Jabez cut a number of poles, and with them and blankets made two roomy tents, which were to give shelter until shanties were built. Before sites for them could be picked out it was necessary to divide the 400 acre lot. Brodie and Auld were to get each a hundred acres and they were agreed in choosing the portion of land that lay south of the road and included the pond. The master, as I found later, would have liked that part for himself, but willingly agreed to their choice. The next point was to divide the 200 acres between Auld and Brodie. Covered equally with heavy bush there was no apparent difference, yet a division had to be made. Jabez, seeing that one waited on the other to decide, cut two twigs and held them out between his fingers. ‘The man who draws the long one, gets the east half, and the short one the west.’ Brodie drew the long bit of stick and Auld the short. It was agreed to raise Brodie’s shanty first, as he had young children, and the Aulds could stay with them until their own shanty was ready. Brodie selected the spot for his home, and we began at once to cut the trees that stood upon it. Saturday evening Jabez and Jim returned to Toronto to stay over Sunday. The weather had been warm with two showers and camping was no discomfort beyond the inconvenience to the women. There was no complaining, for we were all in good spirits, buoyed up with the prospect of future prosperity, and determined, if hard work would ensure it, we would not spare ourselves. Our tasks for the week were ended and we gathered on the site of Brodie’s house, sitting on the felled trees. It was a calm night with soft air, the moonbeams making a pathway of light across the pond. None seemed inclined to speak, just wanting to rest and enjoy the peaceful hour. It was Alice who broke the silence by starting to sing, and song followed song, all joining when there was a chorus. It was a strange thought that came into my mind, that for all the ages these woods and lakelet had existed this was the first time they had echoed back our Scottish melodies. When Alice started Ye banks and braes o’ bonny Doon, we helped in the first verse, but as the scenes we had left rose before our minds voices quavered, until all became silent, tears flowed, and Mrs Auld was sobbing. 'This wont do,’ cried the master, ‘we have come here as to a land of promise and there must be no looking backward. We go forward. Alice, start the second paraphrase and then to bed.’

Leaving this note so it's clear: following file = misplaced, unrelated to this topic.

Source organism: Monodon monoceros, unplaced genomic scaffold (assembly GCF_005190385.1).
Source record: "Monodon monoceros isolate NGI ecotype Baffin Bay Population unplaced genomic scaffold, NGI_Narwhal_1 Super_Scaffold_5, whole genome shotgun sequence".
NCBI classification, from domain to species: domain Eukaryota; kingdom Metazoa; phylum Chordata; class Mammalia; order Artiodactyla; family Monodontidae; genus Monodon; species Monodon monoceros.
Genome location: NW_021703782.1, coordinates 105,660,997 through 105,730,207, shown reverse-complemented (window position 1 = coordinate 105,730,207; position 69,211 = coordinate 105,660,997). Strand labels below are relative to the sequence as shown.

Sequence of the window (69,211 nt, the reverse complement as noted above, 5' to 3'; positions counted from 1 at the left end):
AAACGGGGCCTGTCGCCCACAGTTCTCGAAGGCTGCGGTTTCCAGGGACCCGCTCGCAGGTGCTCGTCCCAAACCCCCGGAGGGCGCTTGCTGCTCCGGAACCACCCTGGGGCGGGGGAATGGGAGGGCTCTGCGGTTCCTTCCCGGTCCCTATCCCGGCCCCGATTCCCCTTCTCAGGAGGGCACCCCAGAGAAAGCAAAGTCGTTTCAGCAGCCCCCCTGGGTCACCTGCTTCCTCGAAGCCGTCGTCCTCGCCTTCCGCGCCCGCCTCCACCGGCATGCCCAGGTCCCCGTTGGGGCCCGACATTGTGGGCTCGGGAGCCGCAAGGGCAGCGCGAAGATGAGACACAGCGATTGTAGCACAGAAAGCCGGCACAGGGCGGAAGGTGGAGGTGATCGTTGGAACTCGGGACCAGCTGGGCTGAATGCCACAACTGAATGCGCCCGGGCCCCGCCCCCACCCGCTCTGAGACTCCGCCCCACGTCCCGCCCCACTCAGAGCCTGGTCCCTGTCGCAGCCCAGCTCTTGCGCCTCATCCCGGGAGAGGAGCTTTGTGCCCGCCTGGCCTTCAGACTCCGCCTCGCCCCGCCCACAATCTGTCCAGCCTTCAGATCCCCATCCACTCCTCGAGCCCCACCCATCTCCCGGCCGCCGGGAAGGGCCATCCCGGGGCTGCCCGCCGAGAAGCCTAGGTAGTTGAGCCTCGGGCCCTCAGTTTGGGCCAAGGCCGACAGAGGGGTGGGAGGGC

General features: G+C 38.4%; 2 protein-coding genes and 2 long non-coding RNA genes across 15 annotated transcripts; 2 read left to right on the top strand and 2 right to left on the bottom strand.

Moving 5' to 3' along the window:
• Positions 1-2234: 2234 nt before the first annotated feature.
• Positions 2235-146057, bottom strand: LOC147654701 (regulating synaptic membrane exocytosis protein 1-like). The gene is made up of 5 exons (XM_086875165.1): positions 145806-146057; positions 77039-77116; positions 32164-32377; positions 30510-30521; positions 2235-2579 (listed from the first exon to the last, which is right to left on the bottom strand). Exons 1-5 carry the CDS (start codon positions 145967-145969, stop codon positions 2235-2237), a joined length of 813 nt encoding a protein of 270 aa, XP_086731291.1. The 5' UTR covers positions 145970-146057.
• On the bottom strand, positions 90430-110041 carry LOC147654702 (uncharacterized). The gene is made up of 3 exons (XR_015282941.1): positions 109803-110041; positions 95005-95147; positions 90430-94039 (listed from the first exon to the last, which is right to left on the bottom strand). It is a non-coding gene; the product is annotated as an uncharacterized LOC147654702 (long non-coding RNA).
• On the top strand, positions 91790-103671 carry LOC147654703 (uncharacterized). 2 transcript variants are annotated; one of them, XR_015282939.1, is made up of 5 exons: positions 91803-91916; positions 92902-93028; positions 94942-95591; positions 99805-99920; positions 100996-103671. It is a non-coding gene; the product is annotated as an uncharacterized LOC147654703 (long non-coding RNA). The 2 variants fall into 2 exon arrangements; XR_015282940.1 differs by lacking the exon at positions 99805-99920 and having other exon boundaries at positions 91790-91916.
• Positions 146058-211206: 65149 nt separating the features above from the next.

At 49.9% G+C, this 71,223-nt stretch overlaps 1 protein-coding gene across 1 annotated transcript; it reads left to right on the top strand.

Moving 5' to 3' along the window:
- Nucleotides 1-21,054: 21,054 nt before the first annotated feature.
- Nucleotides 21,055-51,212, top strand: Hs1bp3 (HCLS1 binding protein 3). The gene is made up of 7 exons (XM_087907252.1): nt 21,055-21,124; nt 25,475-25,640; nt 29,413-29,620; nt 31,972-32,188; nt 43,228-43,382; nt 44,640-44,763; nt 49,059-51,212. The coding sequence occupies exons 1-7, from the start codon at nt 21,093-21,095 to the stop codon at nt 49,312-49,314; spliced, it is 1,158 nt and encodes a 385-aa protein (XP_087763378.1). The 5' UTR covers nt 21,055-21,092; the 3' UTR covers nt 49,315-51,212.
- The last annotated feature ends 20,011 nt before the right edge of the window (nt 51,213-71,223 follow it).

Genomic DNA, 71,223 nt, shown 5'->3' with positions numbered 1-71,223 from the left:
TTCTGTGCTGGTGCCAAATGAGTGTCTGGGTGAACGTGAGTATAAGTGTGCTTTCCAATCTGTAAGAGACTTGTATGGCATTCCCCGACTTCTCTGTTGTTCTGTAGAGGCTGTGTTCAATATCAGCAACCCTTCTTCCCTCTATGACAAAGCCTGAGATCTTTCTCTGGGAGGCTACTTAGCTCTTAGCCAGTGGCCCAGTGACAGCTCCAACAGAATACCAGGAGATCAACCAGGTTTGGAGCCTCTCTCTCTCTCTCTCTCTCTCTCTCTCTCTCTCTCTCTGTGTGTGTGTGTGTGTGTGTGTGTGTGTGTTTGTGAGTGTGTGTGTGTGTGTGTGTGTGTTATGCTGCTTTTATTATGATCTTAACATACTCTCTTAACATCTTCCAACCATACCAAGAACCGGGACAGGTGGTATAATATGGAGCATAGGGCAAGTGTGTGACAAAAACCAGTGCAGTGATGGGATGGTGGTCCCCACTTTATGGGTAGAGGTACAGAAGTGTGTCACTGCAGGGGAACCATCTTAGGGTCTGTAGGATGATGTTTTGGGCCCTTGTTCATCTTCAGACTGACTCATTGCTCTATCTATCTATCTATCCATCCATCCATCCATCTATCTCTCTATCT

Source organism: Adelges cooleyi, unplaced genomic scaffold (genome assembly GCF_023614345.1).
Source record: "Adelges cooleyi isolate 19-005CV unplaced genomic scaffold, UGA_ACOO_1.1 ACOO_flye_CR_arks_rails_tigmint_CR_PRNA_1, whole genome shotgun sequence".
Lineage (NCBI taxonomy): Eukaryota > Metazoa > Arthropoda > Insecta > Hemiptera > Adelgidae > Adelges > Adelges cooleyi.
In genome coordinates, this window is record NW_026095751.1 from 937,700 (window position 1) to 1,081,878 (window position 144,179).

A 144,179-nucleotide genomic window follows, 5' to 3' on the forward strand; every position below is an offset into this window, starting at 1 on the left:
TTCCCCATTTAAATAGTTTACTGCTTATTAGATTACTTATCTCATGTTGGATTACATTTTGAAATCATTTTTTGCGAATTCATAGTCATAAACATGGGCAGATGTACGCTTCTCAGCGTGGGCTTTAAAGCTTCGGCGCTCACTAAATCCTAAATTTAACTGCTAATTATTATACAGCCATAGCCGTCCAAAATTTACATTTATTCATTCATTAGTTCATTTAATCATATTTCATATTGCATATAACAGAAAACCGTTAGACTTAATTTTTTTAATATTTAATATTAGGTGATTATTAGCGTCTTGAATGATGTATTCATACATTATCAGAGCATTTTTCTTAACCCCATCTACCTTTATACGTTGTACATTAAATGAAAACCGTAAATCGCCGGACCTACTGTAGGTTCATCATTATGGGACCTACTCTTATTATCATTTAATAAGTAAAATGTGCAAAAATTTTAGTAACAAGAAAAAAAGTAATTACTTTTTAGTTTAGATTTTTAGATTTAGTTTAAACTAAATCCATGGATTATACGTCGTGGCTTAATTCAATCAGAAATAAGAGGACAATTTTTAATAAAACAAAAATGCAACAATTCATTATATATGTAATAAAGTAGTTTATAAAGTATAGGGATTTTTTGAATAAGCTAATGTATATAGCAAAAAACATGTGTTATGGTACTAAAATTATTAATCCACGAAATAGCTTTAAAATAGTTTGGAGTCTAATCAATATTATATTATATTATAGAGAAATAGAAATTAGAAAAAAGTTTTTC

I have seen many a fine Sabbath morning but none to me like that one which was our first in the bush. The serenity of air and sky, the solemnity of the woods, the stillness sweetened by the song of birds, struck even the children, who were quieter than usual. After breakfast and things were tidied up we had worship. The master read selections from the closing chapters of Hebrews, and his prayer was one of thankfulness to the Hand that had preserved us on our journey and brought us to a quiet resting-place. Mrs Auld heard the children their questions and had a lively time in scolding and coaxing them by turns to never mind the squirrels but attend to what she was saying.